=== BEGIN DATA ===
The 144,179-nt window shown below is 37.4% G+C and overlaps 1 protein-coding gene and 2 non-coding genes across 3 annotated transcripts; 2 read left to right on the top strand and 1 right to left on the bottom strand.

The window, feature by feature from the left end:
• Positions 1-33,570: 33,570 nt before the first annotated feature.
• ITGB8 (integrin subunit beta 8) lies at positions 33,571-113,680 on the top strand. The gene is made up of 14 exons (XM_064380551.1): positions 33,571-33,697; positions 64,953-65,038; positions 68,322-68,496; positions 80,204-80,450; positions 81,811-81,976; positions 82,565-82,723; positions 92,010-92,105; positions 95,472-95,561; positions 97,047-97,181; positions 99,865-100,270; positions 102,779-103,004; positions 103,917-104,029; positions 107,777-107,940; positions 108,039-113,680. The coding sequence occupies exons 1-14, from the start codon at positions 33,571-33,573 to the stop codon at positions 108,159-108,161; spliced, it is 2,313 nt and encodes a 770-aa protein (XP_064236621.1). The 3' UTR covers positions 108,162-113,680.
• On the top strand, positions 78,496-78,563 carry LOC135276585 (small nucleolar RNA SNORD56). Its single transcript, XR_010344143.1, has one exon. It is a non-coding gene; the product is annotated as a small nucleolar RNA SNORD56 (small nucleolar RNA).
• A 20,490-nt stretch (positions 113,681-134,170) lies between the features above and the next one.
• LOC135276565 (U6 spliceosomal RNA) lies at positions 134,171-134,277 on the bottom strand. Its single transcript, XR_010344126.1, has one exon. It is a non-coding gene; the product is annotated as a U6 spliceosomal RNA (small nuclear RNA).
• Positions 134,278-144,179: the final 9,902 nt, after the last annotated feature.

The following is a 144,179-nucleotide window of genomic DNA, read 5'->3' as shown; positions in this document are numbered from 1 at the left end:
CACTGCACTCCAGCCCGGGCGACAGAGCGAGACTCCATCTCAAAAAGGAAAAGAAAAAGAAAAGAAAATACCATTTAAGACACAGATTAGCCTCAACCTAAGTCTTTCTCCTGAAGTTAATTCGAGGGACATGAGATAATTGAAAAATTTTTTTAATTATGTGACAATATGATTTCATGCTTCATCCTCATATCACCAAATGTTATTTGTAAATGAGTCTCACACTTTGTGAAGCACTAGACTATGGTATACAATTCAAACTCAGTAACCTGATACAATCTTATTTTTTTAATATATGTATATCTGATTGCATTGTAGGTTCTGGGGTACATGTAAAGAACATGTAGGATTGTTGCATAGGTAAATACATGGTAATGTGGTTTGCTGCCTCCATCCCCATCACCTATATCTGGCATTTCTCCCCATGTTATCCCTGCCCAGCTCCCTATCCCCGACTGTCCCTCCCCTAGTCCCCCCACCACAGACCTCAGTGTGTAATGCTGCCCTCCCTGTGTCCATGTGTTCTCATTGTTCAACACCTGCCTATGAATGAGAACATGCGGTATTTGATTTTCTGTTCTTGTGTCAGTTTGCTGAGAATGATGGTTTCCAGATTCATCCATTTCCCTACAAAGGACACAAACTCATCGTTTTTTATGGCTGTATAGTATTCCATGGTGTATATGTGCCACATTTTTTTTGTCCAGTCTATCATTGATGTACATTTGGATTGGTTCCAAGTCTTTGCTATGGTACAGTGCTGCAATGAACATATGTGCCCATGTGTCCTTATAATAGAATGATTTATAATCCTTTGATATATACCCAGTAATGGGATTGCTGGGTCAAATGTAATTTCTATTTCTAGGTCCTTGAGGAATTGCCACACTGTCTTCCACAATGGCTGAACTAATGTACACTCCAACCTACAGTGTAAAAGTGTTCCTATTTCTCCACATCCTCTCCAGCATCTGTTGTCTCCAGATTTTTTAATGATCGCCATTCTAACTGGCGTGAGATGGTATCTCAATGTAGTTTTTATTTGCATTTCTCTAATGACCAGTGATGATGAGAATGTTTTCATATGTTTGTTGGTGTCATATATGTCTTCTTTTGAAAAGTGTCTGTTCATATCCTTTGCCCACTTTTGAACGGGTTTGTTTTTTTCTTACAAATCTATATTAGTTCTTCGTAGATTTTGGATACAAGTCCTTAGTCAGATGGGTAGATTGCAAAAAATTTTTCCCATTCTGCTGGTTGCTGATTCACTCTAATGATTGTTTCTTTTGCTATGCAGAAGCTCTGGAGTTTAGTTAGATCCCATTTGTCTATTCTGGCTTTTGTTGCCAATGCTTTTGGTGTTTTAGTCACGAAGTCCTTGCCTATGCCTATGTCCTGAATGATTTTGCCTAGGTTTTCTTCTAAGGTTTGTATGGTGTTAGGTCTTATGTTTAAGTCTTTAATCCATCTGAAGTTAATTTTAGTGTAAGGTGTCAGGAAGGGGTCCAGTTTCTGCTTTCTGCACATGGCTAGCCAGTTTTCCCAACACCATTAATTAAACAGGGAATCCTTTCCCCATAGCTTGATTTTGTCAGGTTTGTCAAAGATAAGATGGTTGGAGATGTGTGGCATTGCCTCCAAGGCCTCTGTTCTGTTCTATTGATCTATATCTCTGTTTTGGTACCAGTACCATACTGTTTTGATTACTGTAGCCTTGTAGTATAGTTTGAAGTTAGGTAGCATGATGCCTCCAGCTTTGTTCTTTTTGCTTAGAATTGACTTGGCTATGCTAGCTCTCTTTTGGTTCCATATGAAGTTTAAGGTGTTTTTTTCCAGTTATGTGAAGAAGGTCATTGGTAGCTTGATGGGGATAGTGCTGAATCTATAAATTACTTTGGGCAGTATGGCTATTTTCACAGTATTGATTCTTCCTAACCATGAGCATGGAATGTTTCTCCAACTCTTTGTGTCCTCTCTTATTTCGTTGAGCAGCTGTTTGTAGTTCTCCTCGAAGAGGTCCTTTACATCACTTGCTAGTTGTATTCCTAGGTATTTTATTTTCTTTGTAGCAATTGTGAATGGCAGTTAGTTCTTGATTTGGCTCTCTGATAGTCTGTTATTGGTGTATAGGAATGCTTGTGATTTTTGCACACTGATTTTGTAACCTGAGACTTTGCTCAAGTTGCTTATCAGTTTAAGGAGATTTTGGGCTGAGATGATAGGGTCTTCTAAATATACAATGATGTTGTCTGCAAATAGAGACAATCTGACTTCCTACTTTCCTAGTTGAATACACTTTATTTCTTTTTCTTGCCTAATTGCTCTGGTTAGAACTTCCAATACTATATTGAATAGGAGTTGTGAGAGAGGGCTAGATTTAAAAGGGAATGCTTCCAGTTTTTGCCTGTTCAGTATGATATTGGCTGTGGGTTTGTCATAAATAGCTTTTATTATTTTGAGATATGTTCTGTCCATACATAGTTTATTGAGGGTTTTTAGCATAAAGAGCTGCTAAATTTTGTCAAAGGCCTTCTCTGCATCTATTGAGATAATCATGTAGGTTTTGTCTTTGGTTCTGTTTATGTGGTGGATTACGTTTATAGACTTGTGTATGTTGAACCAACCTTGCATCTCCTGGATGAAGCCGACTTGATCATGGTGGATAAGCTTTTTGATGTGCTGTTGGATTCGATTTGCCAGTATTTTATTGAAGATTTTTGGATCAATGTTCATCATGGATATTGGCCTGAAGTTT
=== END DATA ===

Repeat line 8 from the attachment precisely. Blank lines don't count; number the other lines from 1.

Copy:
• Positions 134,278-144,179: the final 9,902 nt, after the last annotated feature.